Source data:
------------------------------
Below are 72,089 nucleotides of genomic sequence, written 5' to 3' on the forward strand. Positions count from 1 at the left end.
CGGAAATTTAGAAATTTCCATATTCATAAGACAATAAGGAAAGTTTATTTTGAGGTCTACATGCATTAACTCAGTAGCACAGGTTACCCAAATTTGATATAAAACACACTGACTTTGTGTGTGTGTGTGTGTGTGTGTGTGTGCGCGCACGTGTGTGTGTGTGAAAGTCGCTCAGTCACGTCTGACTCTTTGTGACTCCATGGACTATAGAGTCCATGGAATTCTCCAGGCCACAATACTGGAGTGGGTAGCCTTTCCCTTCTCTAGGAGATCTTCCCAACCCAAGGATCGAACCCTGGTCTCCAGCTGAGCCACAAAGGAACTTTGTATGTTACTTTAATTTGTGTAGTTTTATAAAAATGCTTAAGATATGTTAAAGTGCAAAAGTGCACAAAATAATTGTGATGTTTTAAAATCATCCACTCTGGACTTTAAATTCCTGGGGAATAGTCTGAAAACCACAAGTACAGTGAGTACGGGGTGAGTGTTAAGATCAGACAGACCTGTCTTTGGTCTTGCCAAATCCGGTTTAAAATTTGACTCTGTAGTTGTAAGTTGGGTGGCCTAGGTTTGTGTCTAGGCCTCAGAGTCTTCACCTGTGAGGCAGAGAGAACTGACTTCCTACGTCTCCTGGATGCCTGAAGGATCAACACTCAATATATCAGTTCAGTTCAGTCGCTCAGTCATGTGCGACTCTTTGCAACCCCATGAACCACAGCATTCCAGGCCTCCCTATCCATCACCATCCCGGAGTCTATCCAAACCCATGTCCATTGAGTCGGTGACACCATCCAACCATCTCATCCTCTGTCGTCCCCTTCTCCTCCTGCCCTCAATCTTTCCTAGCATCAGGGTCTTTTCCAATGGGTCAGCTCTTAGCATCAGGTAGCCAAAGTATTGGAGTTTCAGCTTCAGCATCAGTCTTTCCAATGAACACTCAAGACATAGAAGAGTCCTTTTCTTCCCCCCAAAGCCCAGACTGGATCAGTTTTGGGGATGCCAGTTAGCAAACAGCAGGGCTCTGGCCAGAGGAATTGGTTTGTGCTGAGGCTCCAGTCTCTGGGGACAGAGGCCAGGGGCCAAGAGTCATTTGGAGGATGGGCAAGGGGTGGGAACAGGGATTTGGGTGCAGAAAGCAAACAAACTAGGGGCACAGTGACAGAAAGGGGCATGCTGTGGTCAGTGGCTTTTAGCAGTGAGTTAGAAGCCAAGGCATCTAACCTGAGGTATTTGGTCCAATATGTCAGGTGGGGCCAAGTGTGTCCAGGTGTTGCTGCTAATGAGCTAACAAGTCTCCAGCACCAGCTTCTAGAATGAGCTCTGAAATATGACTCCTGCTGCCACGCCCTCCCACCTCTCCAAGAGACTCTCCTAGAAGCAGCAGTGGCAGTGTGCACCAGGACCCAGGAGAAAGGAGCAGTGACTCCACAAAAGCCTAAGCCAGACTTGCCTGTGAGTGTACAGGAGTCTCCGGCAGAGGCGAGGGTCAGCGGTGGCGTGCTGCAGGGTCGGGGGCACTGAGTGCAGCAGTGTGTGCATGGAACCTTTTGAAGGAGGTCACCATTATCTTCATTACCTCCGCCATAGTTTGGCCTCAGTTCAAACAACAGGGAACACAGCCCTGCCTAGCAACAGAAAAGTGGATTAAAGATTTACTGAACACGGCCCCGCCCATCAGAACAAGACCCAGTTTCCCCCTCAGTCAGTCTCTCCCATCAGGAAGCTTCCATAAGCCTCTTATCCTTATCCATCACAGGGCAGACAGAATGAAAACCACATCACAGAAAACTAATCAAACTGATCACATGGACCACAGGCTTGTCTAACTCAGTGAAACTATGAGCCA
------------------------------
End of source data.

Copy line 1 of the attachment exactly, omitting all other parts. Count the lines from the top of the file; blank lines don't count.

Below are 72,089 nucleotides of genomic sequence, written 5' to 3' on the forward strand. Positions count from 1 at the left end.